Skip to main content
Know How, Know More

How to care for backyard chickens in winter

Chickens pecking around the snow-covered ground.

Winter begins challenges to the small flock chicken owner. There are issues that need to be solved: keeping the water from freezing, preventing the birds from getting frostbite, and maintaining egg production.

Winterize the Coop

Chickens need a dry, draft-free, and well-ventilated building to stay healthy and productive. A deep, 6 to 12-inch layer of dry bedding on the floor will provide insulation and help to keep your birds' feet warm. Keep roosts and nesting boxes clean. Check your chicken coop for drafts and caulk or repair those areas. You should never see air moving the chicken’s feathers in the coop during the winter. Adding insulation to the roof and walls will help keep your birds warm all through the winter. Make sure all doors and windows fit tightly and they can be closed securely to keep out predators and vermin.

We want a draft-free chicken coop, but it must be well ventilated to prevent the build-up of ammonia from the litter and to reduce moisture levels. Humid, ammonia laden air in the coop will result in the flock having respiratory and health issues. A building with a roof or eave vent and a partially open window will provide the needed ventilation for a dry, warm place for your birds.


How are you going to provide your flock with clean, fresh water? Chickens need access to water at least every 10 hours, day and night. Prevent water from freezing by installing a heater in the waterer or by using heated a water bowl. When using heaters or heated bowls, make sure the electrical cords and connections are off the floor and not accessible to the chickens. Check daily for water spills and leaks, since these can cause increased moisture in the coop and health issues.


Your chickens will need more food in the winter to stay warm. Feed a good, balanced diet. You might consider allowing your birds to eat free-choice. Chickens will adjust their eating according to the temperature. Another option to free-choice feeding is to scatter high-energy feed like grains or oilseeds in the evening in the coop. This will encourage the birds to be active and forage through the litter for their feed. Also, this foraging activity will help to turn over the litter and keep the birds from pecking each other.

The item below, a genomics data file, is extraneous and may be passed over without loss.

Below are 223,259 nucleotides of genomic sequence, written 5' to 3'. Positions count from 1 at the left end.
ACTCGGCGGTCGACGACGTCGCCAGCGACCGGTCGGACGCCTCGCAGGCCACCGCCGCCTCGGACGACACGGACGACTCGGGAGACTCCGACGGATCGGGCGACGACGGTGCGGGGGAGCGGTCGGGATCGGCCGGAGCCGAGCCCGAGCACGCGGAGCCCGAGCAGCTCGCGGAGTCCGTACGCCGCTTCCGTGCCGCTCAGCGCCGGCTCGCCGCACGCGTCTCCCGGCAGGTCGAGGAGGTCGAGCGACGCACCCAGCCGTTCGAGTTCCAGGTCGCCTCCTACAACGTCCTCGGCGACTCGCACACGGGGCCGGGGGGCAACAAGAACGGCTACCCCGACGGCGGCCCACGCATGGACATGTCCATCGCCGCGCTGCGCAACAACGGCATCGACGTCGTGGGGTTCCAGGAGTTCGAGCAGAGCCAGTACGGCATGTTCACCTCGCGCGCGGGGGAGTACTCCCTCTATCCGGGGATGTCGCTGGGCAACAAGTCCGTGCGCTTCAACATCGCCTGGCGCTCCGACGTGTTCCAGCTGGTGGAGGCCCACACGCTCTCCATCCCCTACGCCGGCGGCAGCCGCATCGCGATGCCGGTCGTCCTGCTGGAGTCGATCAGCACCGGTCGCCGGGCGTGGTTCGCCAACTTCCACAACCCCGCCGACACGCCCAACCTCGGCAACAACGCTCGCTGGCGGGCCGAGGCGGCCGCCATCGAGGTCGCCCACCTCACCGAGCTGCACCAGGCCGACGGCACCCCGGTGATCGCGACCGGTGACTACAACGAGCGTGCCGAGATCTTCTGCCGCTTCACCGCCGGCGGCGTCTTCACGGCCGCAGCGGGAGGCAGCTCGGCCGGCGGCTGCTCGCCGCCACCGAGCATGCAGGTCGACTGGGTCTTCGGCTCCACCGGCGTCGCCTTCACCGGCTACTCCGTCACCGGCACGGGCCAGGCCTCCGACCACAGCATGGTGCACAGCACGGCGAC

Chickens with large combs or wattles are more susceptible to frostbite. Keep this in mind when selecting which breeds to have in your flock. For small flocks, applying petroleum jelly to large wattles and combs will reduce the chance for frostbite. If you let your birds outside during the day and there is snow on the ground, remove it from the run or scatter straw to protect their feet from freezing.

Light and Egg Laying

Chickens need 14-16 hours of light to encourage egg-laying. Hanging a 60-watt incandescent light or an 800-lumen equivalent lamp with a downward-facing reflector at seven feet above the floor will provide sufficient light for 200 square feet of coop floor area. This little bit of light will keep the hens laying all through the winter.

With a little planning and daily monitoring, we can keep our small chicken flocks healthy and productive all through the winter months.